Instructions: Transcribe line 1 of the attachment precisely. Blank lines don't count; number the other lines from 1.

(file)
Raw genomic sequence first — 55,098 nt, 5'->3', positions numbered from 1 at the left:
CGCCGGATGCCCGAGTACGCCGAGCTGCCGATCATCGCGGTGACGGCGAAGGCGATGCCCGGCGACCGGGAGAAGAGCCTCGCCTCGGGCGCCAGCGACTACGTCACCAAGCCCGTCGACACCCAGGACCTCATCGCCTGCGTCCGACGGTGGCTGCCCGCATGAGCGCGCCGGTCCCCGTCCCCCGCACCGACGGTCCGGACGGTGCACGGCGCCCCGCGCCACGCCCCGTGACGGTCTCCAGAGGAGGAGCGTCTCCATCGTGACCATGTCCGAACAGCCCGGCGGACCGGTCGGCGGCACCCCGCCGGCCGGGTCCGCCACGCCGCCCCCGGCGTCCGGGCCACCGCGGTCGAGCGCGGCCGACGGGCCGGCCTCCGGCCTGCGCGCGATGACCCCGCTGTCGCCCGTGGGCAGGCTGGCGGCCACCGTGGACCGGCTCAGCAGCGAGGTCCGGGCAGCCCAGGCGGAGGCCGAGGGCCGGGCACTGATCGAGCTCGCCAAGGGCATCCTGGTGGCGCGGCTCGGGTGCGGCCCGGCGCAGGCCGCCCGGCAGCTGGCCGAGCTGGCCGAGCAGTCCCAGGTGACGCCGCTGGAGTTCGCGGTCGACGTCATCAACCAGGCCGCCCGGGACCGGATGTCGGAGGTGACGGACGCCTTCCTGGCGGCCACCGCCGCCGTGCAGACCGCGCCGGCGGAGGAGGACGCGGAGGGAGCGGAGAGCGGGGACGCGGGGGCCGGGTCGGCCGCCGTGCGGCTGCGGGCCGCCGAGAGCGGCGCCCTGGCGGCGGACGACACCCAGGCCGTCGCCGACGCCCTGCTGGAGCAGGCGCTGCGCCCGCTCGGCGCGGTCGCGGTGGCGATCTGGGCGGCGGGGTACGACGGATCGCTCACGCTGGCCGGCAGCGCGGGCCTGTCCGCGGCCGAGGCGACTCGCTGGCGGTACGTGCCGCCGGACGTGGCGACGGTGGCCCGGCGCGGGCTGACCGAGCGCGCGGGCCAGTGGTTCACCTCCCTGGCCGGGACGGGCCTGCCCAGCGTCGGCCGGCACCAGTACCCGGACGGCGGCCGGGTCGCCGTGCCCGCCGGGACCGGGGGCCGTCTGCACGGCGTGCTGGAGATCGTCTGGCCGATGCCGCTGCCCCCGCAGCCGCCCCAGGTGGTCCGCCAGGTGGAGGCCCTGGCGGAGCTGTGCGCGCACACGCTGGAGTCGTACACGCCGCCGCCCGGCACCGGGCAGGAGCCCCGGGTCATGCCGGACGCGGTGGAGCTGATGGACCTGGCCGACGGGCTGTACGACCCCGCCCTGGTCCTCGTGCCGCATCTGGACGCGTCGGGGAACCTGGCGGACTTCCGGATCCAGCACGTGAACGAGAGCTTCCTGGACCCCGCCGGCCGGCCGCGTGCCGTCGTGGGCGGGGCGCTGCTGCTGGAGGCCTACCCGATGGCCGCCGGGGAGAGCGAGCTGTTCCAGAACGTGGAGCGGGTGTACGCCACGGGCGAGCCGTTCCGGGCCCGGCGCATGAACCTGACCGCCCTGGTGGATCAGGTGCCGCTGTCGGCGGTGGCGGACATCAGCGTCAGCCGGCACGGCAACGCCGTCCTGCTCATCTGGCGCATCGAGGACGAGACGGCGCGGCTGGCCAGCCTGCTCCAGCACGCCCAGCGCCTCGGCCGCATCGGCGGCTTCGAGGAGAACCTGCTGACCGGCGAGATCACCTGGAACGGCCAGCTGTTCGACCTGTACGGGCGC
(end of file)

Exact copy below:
Raw genomic sequence first — 55,098 nt, 5'->3', positions numbered from 1 at the left: